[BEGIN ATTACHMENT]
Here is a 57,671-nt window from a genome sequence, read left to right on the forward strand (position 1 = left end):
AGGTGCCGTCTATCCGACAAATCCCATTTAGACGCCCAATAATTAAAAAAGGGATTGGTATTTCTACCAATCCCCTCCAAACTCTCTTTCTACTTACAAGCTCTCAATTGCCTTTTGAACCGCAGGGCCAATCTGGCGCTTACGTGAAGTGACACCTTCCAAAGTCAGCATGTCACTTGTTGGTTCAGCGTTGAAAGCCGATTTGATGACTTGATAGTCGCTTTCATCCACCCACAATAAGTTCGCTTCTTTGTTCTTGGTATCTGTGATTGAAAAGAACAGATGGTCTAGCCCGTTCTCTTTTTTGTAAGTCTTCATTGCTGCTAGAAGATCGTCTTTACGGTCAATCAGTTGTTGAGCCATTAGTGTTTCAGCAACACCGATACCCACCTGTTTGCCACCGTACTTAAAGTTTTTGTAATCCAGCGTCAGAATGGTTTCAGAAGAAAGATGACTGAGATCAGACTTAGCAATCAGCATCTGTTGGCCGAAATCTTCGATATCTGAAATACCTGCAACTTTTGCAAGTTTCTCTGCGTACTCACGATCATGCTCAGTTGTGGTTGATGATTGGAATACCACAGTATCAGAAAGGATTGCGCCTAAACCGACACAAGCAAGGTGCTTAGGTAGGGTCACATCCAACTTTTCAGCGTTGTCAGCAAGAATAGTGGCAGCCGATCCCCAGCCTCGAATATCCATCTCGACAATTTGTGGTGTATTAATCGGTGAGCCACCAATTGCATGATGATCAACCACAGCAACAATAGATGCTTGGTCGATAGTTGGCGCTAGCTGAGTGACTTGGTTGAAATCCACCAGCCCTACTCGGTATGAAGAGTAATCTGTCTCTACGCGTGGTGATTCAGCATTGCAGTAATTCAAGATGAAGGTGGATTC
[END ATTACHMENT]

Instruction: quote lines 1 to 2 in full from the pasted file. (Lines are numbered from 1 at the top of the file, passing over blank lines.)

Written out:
Here is a 57,671-nt window from a genome sequence, read left to right on the forward strand (position 1 = left end):
AGGTGCCGTCTATCCGACAAATCCCATTTAGACGCCCAATAATTAAAAAAGGGATTGGTATTTCTACCAATCCCCTCCAAACTCTCTTTCTACTTACAAGCTCTCAATTGCCTTTTGAACCGCAGGGCCAATCTGGCGCTTACGTGAAGTGACACCTTCCAAAGTCAGCATGTCACTTGTTGGTTCAGCGTTGAAAGCCGATTTGATGACTTGATAGTCGCTTTCATCCACCCACAATAAGTTCGCTTCTTTGTTCTTGGTATCTGTGATTGAAAAGAACAGATGGTCTAGCCCGTTCTCTTTTTTGTAAGTCTTCATTGCTGCTAGAAGATCGTCTTTACGGTCAATCAGTTGTTGAGCCATTAGTGTTTCAGCAACACCGATACCCACCTGTTTGCCACCGTACTTAAAGTTTTTGTAATCCAGCGTCAGAATGGTTTCAGAAGAAAGATGACTGAGATCAGACTTAGCAATCAGCATCTGTTGGCCGAAATCTTCGATATCTGAAATACCTGCAACTTTTGCAAGTTTCTCTGCGTACTCACGATCATGCTCAGTTGTGGTTGATGATTGGAATACCACAGTATCAGAAAGGATTGCGCCTAAACCGACACAAGCAAGGTGCTTAGGTAGGGTCACATCCAACTTTTCAGCGTTGTCAGCAAGAATAGTGGCAGCCGATCCCCAGCCTCGAATATCCATCTCGACAATTTGTGGTGTATTAATCGGTGAGCCACCAATTGCATGATGATCAACCACAGCAACAATAGATGCTTGGTCGATAGTTGGCGCTAGCTGAGTGACTTGGTTGAAATCCACCAGCCCTACTCGGTATGAAGAGTAATCTGTCTCTACGCGTGGTGATTCAGCATTGCAGTAATTCAAGATGAAGGTGGATTC